- Remember that outside is safer than inside.
- Avoid crowded, poorly ventilated areas.
- If you are sick or have symptoms, do not organize or attend a meeting.
- Get tested if you have symptoms of COVID-19 or are in close contact with someone who has COVID-19. Click here to find a testing location in Minnesota.
- The CDC still recommends postponing travel until you are fully vaccinated and provides testing recommendations for those planning to travel.
- Face masks are mandatory on public transport, including buses and planes.
- If you are gathering with a group of people from multiple households and possibly from different parts of the country, consider some extra precautions prior to collection (e.g. lie still before leaving, avoid crowded indoor areas, get tested) to further reduce the risk. Reduce.
The Thanksgiving holiday falls in the midst of what health officials are calling a “COVID blizzard” in Minnesota, with “alarmingly high cases” and a statewide positivity rate of nearly 10%, which is the state threshold for “high risk.”
The number of hospitalizations from COVID-19 in Minnesota is also the highest they have been all year, according to state data.
“I think people need to be a little more careful approaching this Thanksgiving,” said Dr. Abinash Virk, an infectious disease consultant at Mayo Clinic.
She recommends hosting smaller holiday gatherings, wearing masks around elderly and immunocompromised relatives, and limiting potential pre-holiday exposures by staying calm for the next 10 days.
“We’re on similar numbers to last year and as you know this was kind of the start of our winter wave last year. So how’s this going to go over the next few weeks? Hard to say. I think we’re still concerned that the numbers will increase,” Virk said. “I’m worried because it’s winter. We will be inside more than outside. We know that respiratory viruses like coronavirus and the flu get worse in the winter, so I’m definitely concerned. We’re not out of the woods.”
If you’re planning a vacation, Mayo Clinic has created a map that predicts COVID-19 hotspots. You can search by date, state and province and make travel decisions accordingly.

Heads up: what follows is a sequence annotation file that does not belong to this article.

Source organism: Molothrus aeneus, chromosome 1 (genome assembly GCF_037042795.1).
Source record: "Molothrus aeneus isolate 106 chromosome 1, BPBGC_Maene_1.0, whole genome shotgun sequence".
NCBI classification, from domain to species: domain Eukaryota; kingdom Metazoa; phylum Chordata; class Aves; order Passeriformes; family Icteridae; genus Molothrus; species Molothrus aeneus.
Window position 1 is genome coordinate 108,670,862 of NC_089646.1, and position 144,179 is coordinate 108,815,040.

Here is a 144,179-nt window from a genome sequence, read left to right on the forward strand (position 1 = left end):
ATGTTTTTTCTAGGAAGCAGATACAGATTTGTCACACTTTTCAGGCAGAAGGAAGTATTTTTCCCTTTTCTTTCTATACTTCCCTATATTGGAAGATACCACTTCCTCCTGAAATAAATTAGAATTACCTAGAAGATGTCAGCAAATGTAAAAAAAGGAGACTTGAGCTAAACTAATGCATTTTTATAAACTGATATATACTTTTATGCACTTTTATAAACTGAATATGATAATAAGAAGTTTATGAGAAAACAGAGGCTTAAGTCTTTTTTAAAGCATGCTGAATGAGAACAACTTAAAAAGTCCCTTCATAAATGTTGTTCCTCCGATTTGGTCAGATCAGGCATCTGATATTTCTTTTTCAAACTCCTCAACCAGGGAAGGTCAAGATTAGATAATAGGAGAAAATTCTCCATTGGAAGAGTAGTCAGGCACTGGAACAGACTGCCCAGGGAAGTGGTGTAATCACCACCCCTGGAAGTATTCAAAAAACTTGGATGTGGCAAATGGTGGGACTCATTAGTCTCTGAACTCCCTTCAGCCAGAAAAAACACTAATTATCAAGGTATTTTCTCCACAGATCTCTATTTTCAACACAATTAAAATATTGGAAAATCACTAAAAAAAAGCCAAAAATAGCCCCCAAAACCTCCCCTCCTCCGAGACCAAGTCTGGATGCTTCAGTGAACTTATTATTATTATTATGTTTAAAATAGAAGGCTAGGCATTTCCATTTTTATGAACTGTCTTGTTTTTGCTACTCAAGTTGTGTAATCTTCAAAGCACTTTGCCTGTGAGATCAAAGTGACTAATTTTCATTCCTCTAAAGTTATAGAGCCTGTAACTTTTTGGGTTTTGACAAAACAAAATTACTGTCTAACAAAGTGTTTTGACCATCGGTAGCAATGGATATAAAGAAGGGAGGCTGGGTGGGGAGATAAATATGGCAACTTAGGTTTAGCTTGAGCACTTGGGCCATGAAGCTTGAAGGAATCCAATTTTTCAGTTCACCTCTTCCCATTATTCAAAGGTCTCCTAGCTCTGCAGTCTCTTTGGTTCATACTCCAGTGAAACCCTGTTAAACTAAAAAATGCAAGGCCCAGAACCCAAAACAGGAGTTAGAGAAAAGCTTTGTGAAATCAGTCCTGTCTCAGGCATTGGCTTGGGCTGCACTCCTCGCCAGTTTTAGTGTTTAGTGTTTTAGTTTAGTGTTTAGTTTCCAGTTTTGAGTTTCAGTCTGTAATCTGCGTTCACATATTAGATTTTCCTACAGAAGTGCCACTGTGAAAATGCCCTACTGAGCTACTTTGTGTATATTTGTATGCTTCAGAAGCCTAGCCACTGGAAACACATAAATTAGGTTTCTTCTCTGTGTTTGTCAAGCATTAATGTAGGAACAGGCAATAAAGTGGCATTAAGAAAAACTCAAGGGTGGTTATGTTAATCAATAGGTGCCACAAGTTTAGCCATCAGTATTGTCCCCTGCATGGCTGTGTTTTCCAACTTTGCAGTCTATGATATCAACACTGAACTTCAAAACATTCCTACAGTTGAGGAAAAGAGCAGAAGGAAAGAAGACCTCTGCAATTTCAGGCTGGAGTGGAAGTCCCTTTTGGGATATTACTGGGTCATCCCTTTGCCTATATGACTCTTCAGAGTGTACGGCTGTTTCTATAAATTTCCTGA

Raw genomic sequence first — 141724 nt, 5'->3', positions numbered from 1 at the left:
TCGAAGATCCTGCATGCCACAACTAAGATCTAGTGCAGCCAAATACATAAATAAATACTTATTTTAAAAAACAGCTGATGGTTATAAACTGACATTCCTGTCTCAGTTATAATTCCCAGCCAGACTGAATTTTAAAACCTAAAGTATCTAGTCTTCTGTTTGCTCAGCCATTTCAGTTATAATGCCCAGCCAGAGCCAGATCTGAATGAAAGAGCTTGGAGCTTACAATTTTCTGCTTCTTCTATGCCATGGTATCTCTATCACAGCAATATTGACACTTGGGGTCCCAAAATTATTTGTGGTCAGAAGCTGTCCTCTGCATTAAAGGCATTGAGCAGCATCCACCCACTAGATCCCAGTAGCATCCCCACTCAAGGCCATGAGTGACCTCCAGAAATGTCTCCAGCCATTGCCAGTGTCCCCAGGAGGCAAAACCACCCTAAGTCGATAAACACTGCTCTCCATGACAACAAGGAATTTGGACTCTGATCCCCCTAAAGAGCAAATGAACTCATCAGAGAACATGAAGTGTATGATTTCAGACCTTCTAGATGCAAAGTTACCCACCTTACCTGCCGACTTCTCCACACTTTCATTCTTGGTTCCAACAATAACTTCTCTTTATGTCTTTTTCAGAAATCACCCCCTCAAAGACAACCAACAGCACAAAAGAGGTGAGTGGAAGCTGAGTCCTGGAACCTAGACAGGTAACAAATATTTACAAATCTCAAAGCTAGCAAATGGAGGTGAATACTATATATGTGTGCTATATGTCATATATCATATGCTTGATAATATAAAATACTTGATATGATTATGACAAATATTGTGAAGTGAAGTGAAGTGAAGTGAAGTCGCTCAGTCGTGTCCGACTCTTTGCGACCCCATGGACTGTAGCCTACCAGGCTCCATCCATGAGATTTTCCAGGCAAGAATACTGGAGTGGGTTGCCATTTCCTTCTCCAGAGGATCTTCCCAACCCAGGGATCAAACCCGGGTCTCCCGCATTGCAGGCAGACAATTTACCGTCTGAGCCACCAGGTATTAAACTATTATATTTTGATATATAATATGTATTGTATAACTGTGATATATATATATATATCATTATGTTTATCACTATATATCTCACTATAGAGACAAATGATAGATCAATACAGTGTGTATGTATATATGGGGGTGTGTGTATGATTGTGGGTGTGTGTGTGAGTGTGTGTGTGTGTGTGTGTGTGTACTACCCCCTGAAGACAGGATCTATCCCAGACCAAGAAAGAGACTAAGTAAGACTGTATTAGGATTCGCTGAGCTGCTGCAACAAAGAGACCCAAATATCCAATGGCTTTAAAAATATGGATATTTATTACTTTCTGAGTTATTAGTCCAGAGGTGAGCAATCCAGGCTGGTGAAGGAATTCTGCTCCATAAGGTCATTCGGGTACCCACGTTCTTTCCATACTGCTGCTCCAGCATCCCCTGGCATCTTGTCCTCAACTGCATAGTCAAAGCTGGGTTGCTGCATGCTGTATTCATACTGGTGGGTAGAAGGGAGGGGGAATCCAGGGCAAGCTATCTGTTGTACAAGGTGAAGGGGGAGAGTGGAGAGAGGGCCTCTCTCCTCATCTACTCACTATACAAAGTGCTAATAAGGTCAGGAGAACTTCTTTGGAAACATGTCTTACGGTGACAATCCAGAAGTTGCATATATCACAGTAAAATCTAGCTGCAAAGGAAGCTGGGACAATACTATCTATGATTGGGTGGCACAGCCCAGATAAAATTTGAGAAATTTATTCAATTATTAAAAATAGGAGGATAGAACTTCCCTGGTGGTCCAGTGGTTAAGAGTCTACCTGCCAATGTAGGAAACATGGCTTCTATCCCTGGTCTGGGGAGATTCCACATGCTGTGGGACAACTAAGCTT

“It helps to know if there are more cases in that state to make sure you take extra precautions or maybe you don’t,” Virk said. “We’re not asking people not to meet this year, like we did last year, but I think people should be careful about large gatherings.”
5 EYEWITNESS News asked the Minnesota Department of Health if it plans to update its Thanksgiving guidelines given current COVID-19 numbers in Minnesota. A spokesperson gave this statement:
“The recommendations discussed at last week’s briefing and posted on our website will continue to guide us through the coming holiday season. It is critical that the residents of Minnesota take these guidelines to heart and take steps to protect themselves and their families. keep their gatherings safe and secure. With the virus circulating as widespread in our communities as it is and with the Delta variant as transmissible as it is, we are concerned about possible increases in cases when people gather in larger groups, in close quarters contact with each other for extended periods of time, especially if they have not been vaccinated. However, what happens after the holidays depends in large part on what Minnesota residents do during the holidays to limit the spread of the disease.”